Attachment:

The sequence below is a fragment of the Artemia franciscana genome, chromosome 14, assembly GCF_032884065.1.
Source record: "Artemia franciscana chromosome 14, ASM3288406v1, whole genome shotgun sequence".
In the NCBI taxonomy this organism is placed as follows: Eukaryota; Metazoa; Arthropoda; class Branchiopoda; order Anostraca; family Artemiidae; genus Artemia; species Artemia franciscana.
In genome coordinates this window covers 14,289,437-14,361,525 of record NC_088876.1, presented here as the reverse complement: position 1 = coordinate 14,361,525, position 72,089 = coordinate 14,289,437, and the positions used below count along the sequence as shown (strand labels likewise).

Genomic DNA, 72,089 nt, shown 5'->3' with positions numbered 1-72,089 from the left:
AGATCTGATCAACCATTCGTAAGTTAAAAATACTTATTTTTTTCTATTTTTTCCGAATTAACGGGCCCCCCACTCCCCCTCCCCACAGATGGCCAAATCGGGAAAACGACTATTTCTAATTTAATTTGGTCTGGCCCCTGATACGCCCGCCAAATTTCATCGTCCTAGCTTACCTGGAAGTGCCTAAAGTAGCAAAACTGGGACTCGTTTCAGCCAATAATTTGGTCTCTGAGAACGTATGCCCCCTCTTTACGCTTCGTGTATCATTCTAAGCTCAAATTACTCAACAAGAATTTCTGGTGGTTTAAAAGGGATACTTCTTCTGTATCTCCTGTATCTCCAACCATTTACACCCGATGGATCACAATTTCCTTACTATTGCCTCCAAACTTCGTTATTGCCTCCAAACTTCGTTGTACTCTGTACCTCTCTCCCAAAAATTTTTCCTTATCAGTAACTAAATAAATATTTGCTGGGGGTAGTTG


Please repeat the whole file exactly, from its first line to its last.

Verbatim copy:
The sequence below is a fragment of the Artemia franciscana genome, chromosome 14, assembly GCF_032884065.1.
Source record: "Artemia franciscana chromosome 14, ASM3288406v1, whole genome shotgun sequence".
In the NCBI taxonomy this organism is placed as follows: Eukaryota; Metazoa; Arthropoda; class Branchiopoda; order Anostraca; family Artemiidae; genus Artemia; species Artemia franciscana.
In genome coordinates this window covers 14,289,437-14,361,525 of record NC_088876.1, presented here as the reverse complement: position 1 = coordinate 14,361,525, position 72,089 = coordinate 14,289,437, and the positions used below count along the sequence as shown (strand labels likewise).

Genomic DNA, 72,089 nt, shown 5'->3' with positions numbered 1-72,089 from the left:
AGATCTGATCAACCATTCGTAAGTTAAAAATACTTATTTTTTTCTATTTTTTCCGAATTAACGGGCCCCCCACTCCCCCTCCCCACAGATGGCCAAATCGGGAAAACGACTATTTCTAATTTAATTTGGTCTGGCCCCTGATACGCCCGCCAAATTTCATCGTCCTAGCTTACCTGGAAGTGCCTAAAGTAGCAAAACTGGGACTCGTTTCAGCCAATAATTTGGTCTCTGAGAACGTATGCCCCCTCTTTACGCTTCGTGTATCATTCTAAGCTCAAATTACTCAACAAGAATTTCTGGTGGTTTAAAAGGGATACTTCTTCTGTATCTCCTGTATCTCCAACCATTTACACCCGATGGATCACAATTTCCTTACTATTGCCTCCAAACTTCGTTATTGCCTCCAAACTTCGTTGTACTCTGTACCTCTCTCCCAAAAATTTTTCCTTATCAGTAACTAAATAAATATTTGCTGGGGGTAGTTG